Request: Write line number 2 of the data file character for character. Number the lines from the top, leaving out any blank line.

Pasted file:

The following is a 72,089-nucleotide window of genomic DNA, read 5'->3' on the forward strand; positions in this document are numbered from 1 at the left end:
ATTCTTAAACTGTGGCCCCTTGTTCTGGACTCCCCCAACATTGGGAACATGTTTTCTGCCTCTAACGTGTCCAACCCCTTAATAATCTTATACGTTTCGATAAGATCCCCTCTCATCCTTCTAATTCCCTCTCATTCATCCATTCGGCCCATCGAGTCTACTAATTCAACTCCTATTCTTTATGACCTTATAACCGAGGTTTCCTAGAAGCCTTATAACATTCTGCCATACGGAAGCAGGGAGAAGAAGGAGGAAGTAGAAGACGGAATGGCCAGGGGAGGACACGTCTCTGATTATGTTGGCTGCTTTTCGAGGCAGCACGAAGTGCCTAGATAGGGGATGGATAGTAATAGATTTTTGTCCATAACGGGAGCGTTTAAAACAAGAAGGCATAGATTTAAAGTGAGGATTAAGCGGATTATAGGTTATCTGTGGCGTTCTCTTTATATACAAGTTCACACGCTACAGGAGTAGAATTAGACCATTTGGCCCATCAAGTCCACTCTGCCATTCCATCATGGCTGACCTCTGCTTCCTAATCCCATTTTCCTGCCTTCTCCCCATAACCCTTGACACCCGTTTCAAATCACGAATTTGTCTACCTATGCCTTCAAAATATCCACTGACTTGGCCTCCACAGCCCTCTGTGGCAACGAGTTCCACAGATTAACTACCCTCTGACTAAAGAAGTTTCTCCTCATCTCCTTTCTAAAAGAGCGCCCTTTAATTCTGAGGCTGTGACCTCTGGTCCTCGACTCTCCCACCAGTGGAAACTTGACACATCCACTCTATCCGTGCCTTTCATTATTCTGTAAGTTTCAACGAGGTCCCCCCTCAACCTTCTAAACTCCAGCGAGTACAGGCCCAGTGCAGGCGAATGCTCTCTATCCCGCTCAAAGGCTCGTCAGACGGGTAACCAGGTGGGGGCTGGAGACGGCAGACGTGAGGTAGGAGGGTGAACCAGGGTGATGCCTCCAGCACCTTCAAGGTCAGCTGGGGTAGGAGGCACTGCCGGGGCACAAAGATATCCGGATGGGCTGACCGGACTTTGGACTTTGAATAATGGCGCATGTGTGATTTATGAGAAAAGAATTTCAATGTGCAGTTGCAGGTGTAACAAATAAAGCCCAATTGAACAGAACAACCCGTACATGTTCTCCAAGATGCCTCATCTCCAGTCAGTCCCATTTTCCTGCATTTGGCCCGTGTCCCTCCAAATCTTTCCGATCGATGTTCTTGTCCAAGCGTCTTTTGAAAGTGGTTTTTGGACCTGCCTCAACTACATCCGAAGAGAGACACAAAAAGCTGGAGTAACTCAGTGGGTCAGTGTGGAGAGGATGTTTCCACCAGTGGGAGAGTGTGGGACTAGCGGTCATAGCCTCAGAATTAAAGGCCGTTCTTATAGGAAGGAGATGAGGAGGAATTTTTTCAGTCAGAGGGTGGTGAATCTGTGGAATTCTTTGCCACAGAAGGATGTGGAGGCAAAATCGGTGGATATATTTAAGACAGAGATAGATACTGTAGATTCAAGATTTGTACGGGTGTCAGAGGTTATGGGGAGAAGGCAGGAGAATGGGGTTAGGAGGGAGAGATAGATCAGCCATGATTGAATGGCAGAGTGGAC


ATTCTTAAACTGTGGCCCCTTGTTCTGGACTCCCCCAACATTGGGAACATGTTTTCTGCCTCTAACGTGTCCAACCCCTTAATAATCTTATACGTTTCGATAAGATCCCCTCTCATCCTTCTAATTCCCTCTCATTCATCCATTCGGCCCATCGAGTCTACTAATTCAACTCCTATTCTTTATGACCTTATAACCGAGGTTTCCTAGAAGCCTTATAACATTCTGCCATACGGAAGCAGGGAGAAGAAGGAGGAAGTAGAAGACGGAATGGCCAGGGGAGGACACGTCTCTGATTATGTTGGCTGCTTTTCGAGGCAGCACGAAGTGCCTAGATAGGGGATGGATAGTAATAGATTTTTGTCCATAACGGGAGCGTTTAAAACAAGAAGGCATAGATTTAAAGTGAGGATTAAGCGGATTATAGGTTATCTGTGGCGTTCTCTTTATATACAAGTTCACACGCTACAGGAGTAGAATTAGACCATTTGGCCCATCAAGTCCACTCTGCCATTCCATCATGGCTGACCTCTGCTTCCTAATCCCATTTTCCTGCCTTCTCCCCATAACCCTTGACACCCGTTTCAAATCACGAATTTGTCTACCTATGCCTTCAAAATATCCACTGACTTGGCCTCCACAGCCCTCTGTGGCAACGAGTTCCACAGATTAACTACCCTCTGACTAAAGAAGTTTCTCCTCATCTCCTTTCTAAAAGAGCGCCCTTTAATTCTGAGGCTGTGACCTCTGGTCCTCGACTCTCCCACCAGTGGAAACTTGACACATCCACTCTATCCGTGCCTTTCATTATTCTGTAAGTTTCAACGAGGTCCCCCCTCAACCTTCTAAACTCCAGCGAGTACAGGCCCAGTGCAGGCGAATGCTCTCTATCCCGCTCAAAGGCTCGTCAGACGGGTAACCAGGTGGGGGCTGGAGACGGCAGACGTGAGGTAGGAGGGTGAACCAGGGTGATGCCTCCAGCACCTTCAAGGTCAGCTGGGGTAGGAGGCACTGCCGGGGCACAAAGATATCCGGATGGGCTGACCGGACTTTGGACTTTGAATAATGGCGCATGTGTGATTTATGAGAAAAGAATTTCAATGTGCAGTTGCAGGTGTAACAAATAAAGCCCAATTGAACAGAACAACCCGTACATGTTCTCCAAGATGCCTCATCTCCAGTCAGTCCCATTTTCCTGCATTTGGCCCGTGTCCCTCCAAATCTTTCCGATCGATGTTCTTGTCCAAGCGTCTTTTGAAAGTGGTTTTTGGACCTGCCTCAACTACATCCGAAGAGAGACACAAAAAGCTGGAGTAACTCAGTGGGTCAGTGTGGAGAGGATGTTTCCACCAGTGGGAGAGTGTGGGACTAGCGGTCATAGCCTCAGAATTAAAGGCCGTTCTTATAGGAAGGAGATGAGGAGGAATTTTTTCAGTCAGAGGGTGGTGAATCTGTGGAATTCTTTGCCACAGAAGGATGTGGAGGCAAAATCGGTGGATATATTTAAGACAGAGATAGATACTGTAGATTCAAGATTTGTACGGGTGTCAGAGGTTATGGGGAGAAGGCAGGAGAATGGGGTTAGGAGGGAGAGATAGATCAGCCATGATTGAATGGCAGAGTGGAC